And, I know similar stories of pride ring true for many of the countries represented in this room today, including Brazil which led the MINUSTAH forces to the many other countries in this hemisphere which contributed troops. And countries outside this hemisphere as well.  Israel certainly comes to mind.

But, we have all contributed more than our militaries.

By of the end of last year, the United States had committed over $3.1 billion toward Haitian relief, recovery and reconstruction, of which $2.2 billion has already been provided to help the Haitian people.

Your countries, too, have been generous in their support of the Haitian people, and for that I express my gratitude to all of your nations and to your people.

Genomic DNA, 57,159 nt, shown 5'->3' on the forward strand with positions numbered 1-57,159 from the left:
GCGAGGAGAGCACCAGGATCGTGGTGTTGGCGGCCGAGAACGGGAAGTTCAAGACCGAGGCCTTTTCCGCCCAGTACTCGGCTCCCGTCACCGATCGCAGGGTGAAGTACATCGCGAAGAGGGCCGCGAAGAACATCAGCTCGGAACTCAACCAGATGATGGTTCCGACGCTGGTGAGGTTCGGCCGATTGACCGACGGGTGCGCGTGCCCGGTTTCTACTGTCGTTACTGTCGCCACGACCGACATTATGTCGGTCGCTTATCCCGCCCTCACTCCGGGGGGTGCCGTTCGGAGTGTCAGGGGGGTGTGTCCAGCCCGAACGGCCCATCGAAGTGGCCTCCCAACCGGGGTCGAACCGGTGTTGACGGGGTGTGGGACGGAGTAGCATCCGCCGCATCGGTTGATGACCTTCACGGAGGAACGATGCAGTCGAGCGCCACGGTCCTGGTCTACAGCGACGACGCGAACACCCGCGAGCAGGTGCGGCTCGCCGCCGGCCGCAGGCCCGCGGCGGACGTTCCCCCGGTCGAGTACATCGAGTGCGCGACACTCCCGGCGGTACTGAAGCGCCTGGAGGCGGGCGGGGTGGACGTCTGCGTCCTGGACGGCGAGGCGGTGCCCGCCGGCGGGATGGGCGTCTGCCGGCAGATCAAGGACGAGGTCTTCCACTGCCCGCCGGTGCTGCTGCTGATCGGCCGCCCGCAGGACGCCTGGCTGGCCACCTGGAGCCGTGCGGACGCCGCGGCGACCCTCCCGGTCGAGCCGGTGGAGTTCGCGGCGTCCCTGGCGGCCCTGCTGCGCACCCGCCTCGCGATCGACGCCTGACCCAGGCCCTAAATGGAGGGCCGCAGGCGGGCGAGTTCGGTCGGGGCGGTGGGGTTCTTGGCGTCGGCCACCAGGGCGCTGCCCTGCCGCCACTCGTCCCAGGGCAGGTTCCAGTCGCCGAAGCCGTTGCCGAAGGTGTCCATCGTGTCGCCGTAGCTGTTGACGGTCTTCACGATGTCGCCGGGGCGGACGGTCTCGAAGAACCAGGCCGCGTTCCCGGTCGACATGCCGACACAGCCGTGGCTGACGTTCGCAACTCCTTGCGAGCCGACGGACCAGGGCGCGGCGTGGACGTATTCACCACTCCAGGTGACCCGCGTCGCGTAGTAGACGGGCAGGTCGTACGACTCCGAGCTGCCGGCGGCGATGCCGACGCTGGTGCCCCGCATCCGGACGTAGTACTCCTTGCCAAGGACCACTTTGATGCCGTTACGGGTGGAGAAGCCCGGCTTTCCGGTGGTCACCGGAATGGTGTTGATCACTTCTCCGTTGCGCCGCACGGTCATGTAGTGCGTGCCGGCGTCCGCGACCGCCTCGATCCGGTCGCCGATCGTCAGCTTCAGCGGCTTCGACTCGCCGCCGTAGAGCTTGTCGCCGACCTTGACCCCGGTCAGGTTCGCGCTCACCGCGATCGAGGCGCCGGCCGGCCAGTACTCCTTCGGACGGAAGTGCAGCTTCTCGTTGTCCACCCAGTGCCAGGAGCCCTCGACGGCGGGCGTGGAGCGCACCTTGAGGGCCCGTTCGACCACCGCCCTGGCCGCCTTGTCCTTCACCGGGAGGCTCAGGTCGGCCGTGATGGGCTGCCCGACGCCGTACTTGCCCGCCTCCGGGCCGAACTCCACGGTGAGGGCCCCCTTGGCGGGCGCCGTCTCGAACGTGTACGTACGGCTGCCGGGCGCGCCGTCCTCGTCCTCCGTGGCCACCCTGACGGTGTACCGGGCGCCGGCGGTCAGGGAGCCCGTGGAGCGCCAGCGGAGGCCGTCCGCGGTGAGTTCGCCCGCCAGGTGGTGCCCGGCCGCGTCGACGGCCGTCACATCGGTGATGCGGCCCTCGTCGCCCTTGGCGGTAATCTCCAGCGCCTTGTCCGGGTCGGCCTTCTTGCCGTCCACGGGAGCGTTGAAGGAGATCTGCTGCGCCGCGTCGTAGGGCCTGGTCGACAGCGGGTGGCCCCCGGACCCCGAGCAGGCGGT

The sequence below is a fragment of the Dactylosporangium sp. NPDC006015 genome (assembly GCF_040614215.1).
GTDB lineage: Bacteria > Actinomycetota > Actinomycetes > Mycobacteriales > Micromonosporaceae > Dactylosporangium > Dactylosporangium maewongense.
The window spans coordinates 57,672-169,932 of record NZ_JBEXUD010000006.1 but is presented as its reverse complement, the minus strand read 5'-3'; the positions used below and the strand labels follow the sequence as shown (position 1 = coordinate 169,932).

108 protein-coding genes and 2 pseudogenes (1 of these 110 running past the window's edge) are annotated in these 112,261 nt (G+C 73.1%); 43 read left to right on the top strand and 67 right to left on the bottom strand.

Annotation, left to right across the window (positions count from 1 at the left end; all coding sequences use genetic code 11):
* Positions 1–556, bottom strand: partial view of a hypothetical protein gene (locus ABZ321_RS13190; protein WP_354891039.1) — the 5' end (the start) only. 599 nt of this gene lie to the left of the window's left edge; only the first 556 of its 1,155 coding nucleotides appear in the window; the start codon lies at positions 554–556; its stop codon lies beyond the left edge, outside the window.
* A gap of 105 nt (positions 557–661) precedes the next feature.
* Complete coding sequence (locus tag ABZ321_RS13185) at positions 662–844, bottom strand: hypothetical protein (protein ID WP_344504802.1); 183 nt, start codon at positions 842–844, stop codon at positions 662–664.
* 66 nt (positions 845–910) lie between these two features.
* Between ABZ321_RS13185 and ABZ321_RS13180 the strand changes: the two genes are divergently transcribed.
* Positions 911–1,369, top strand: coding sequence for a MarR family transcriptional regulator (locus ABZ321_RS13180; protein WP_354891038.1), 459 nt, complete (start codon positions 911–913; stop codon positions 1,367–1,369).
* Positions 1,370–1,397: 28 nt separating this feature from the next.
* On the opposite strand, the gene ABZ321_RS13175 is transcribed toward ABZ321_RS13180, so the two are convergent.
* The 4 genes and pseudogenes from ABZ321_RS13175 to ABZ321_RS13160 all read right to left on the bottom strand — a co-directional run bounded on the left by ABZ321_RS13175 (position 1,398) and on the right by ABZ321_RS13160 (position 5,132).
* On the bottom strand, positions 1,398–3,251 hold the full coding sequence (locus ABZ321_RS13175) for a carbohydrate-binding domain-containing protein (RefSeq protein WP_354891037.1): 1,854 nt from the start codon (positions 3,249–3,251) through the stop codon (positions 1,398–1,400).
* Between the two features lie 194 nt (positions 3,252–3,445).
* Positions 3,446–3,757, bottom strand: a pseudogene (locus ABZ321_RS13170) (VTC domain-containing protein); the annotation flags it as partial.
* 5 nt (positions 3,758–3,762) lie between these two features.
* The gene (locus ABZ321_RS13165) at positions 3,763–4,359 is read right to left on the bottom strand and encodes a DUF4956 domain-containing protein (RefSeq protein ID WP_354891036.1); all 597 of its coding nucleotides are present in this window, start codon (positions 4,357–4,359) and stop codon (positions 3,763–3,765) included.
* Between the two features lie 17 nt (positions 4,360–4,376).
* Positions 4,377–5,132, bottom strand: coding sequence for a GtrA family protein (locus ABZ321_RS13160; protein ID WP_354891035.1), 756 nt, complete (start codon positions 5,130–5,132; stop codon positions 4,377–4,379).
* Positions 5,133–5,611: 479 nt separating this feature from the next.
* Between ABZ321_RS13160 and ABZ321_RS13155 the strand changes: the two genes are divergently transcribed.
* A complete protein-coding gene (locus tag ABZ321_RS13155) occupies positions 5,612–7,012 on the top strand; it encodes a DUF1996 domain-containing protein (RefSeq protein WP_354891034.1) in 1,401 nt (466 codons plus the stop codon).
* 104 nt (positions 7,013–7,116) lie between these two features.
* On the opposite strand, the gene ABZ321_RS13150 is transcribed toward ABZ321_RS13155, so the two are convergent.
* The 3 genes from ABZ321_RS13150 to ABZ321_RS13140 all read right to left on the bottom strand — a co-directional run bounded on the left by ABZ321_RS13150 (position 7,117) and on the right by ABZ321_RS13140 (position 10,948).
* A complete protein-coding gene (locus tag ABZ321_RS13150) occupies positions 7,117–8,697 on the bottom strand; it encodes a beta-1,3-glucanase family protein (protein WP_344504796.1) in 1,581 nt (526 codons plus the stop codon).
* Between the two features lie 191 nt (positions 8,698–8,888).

We still have a lot of work to do in Haiti, but we can best do it when we work together.

Ambassador Brutus, I don’t think I’m taking any liberties when I say that the United States and all of our neighbors in the hemisphere stand united in the continuing effort to help Haiti rebuild from the terrible earthquake.

But on Support for Democracy There is Regional Lack of Unity

But on support of democracy, there is regional lack of unity.

Yet, now that we have seen how our region can unite behind a shared purpose as we have in Haiti, there are so many other areas where such a common hemispheric effort could serve all of our peoples.

I think the best place to start is by renewing our commitment to one of the most important documents which not only the Hemisphere, but frankly the world, has ever seen: The Inter- American Democratic Charter.

Article 1 of the Charter puts it clearly and succinctly: “The peoples of the Americas have a right to democracy and their governments have an obligation to promote and defend it.”